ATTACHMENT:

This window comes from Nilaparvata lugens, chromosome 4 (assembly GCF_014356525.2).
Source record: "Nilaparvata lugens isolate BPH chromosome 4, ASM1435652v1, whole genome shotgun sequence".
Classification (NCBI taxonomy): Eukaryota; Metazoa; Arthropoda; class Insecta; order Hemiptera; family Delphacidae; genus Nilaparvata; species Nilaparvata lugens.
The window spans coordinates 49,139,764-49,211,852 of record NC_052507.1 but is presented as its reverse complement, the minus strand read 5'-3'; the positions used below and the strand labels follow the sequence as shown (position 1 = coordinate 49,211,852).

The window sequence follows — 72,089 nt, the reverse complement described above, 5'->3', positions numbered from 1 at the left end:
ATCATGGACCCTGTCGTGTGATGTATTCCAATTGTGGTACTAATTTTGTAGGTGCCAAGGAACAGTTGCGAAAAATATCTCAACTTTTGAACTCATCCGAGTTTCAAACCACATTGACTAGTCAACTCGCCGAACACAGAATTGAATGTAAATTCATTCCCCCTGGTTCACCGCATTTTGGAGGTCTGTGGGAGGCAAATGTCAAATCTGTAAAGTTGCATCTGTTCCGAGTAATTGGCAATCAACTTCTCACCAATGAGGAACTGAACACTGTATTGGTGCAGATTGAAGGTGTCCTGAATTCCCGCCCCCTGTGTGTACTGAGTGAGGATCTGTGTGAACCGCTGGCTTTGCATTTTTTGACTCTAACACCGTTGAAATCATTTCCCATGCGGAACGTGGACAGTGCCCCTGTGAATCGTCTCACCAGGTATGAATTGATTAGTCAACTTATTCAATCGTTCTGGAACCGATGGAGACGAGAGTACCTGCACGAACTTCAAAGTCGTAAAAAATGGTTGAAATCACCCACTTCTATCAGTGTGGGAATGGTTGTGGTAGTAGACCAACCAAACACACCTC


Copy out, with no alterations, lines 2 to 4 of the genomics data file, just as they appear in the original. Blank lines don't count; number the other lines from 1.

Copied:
Source record: "Nilaparvata lugens isolate BPH chromosome 4, ASM1435652v1, whole genome shotgun sequence".
Classification (NCBI taxonomy): Eukaryota; Metazoa; Arthropoda; class Insecta; order Hemiptera; family Delphacidae; genus Nilaparvata; species Nilaparvata lugens.
The window spans coordinates 49,139,764-49,211,852 of record NC_052507.1 but is presented as its reverse complement, the minus strand read 5'-3'; the positions used below and the strand labels follow the sequence as shown (position 1 = coordinate 49,211,852).